Some software work is cutting edge, glamorous, and exciting. It is even rumored to be well paid. I guess if you could land such a job, it would be OK. We could say that about a great many professions, though, couldn't we?

Would I recommend it today? I'll never say never, but I will say do not finance a CS degree. Someday, you'll be training your Chinese, Indian, former Soviet Union replacements. You don't want to be paying off your student loans when that happens.
This is pretty interesting to me, because I have had the exact opposite experience. I guess it shows how wide of a range of conditions there are in the field - as someone living on the west coast working for a large tech company I see the opposite trend for almost everything you mentioned.

Ollie123
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Re: What is/ was your career and would you recommend it now?

Post by Ollie123 » Fri Jun 22, 2018 2:00 pm

Very interesting thread.

PhD Researcher in a Top 10 Medical School. Clinical psychologist by training, but largely functioning as a neuroscientist these days.

I genuinely don't know if I would recommend it right now. I am utterly miserable and strongly considering leaving, but what holds me back is that I don't know how temporary current circumstances are. Medical schools are "soft money" which means I'm expected to bring in grants to pay my own salary. The job description is essentially "science entrepreneur" in that regard...we have tremendous autonomy in what we pursue and as long as I continue to pull in funding and publish I'm pretty sure my department would let me do whatever I want. Pay is solid (~100k and I'm low man on the totem pole in a fairly low-paying field). Benefits are amazing (10% retirement contribution, $30/month for good health insurance).

Downside is I am absolutely being eaten alive by bureaucracy and I don't know how sustainable this is. My job is to get grants and do research. The university appears to view its job as throwing up as many barriers as possible to doing so, primarily by people with no vested stake in the outcome of any of this. I've now in month 3 of trying to build a single-page website to advertise one of my clinical trials. That we're putting together because we're struggling with recruitment. Contracts won't let me hire the marketing firm. Legal won't let me word it appropriately. We finally get it in place and IT wont' let us build the website because (and I quote) "It might have malware in it if it isn't on our servers, but we can't install their software on our servers" despite approving the contract before it went out in the first place. Oh, and in my grant renewal I got my wrist slapped for trying to imply the university was in any conceivable way at fault for delays. This is one small example of what university life is like these days (and where your tax dollars go). Debating how much longer its worth trying to do this. I like getting data and using it to ask/answer interesting questions. Seems like there are a lot of other professions where I could do that with far less stress.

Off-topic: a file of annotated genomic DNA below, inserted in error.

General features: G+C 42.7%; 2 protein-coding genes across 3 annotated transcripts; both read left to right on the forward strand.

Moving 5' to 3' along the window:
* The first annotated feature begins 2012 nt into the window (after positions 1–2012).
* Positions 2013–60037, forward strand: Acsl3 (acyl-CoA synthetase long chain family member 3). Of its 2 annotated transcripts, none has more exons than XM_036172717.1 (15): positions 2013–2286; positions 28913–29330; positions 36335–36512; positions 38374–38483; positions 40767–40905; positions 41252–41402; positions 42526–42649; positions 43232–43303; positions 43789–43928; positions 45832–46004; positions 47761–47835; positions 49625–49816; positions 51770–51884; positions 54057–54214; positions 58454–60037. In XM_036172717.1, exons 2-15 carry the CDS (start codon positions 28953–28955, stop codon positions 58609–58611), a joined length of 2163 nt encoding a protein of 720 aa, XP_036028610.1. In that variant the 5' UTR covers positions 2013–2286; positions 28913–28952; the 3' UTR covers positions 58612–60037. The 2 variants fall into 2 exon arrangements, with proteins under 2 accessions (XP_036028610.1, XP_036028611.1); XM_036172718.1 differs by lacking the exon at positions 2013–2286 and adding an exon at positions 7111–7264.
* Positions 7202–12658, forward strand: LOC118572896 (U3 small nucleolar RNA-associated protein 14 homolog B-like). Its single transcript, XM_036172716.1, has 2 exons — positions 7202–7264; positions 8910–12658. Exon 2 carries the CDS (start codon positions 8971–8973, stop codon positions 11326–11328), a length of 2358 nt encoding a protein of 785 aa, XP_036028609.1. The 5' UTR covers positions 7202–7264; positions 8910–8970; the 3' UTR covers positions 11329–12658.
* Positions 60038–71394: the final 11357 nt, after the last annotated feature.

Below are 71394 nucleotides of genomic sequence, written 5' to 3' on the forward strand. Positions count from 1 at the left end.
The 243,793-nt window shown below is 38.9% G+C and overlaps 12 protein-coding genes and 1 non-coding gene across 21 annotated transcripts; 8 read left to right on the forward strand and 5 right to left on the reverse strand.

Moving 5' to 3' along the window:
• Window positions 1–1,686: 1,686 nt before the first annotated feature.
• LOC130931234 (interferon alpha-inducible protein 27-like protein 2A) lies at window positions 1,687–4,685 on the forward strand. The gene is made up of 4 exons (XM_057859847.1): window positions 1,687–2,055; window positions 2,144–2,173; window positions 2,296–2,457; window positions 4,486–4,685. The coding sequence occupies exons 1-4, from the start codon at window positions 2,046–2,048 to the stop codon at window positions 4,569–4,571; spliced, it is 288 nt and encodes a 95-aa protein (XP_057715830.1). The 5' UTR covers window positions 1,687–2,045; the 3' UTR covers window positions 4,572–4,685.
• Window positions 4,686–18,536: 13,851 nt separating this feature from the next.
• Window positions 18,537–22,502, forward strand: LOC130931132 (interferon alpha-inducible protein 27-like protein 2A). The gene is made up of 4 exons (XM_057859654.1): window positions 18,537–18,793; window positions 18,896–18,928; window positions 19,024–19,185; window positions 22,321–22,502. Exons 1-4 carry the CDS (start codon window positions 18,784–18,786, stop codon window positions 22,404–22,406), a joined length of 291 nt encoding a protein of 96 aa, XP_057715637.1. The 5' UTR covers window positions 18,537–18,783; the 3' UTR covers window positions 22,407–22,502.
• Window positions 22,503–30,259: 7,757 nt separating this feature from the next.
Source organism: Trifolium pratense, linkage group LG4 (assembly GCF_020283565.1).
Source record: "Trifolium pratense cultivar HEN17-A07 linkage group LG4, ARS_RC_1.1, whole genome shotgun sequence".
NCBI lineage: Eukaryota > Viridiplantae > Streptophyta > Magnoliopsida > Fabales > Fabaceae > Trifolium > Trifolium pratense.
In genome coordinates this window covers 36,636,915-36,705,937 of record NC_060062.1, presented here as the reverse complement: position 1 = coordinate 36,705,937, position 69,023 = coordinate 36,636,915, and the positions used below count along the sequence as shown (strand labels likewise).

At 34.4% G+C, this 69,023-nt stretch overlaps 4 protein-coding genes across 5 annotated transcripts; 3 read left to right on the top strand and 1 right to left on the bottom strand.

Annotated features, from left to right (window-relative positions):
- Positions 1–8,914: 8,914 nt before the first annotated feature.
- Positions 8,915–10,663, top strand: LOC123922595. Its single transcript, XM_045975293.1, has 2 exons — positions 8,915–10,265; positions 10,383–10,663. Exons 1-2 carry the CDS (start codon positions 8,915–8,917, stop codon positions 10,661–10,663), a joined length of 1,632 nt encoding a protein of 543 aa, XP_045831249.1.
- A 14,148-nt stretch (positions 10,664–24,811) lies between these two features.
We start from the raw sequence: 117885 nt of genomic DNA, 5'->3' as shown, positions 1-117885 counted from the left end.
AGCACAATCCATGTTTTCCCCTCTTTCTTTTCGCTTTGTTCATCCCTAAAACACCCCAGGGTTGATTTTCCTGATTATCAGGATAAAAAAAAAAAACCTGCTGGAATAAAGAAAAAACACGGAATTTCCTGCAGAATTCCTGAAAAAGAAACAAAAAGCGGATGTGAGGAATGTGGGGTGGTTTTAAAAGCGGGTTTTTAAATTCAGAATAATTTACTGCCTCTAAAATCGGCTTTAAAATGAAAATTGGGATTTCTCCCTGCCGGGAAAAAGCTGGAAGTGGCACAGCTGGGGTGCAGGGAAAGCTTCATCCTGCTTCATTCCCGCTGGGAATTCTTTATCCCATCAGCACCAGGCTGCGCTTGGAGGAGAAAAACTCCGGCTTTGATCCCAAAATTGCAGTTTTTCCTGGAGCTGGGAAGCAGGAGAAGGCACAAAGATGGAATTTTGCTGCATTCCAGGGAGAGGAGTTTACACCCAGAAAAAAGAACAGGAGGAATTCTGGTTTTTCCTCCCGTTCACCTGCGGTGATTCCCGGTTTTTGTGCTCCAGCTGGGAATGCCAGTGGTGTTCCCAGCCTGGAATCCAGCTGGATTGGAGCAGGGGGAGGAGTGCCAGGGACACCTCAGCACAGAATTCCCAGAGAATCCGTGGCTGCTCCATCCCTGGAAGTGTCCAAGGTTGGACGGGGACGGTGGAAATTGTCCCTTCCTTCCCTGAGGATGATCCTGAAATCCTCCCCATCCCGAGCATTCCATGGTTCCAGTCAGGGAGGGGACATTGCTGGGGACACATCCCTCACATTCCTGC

KlangFool
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Re: What is/ was your career and would you recommend it now?

Post by KlangFool » Fri Jun 22, 2018 2:10 pm

OP,

I believe the concept of career is out-dated. I believe in the capability/skill inventory model. I am an individual with a certain set of skills/capabilities. I traded my service for money. It could be with an employer and/or independent consulting.

1) I had a series of jobs: Software Engineer, LAN Engineer, Unix System Administrator, Sales Manager, Test Manager, Product Manager, Network Engineer, and Network Architect.

2) My plan was to save 1 year of expense every year and early retired by 50 years old. I could have reached my goal if I did not gamble on the Telecom stocks during Telecom bust. My older brother made it. He early retired at 49 years old.

Would I recommend my path?

Yes. I do not believe the concept of career makes any sense anymore. There will be a series of jobs, career, and industries. A person has to survive beyond any employers, careers, and/or industries across 20 to 30 years.

KlangFool

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TomatoTomahto
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Re: What is/ was your career and would you recommend it now?

Post by TomatoTomahto » Fri Jun 22, 2018 2:33 pm

Stay-at-home-Dad (SAHD) since 2001. Recommended.

Pre-2001. Software developer, systems programmer, systems architect, software development manager, etc. Recommended if you bring something special to the table, not if you’re just a code monkey.

I made decent money before 2001, and would be considered “successful,” but I think my talents were better expressed as a SAHD.
Zero Net Carbon by 2019.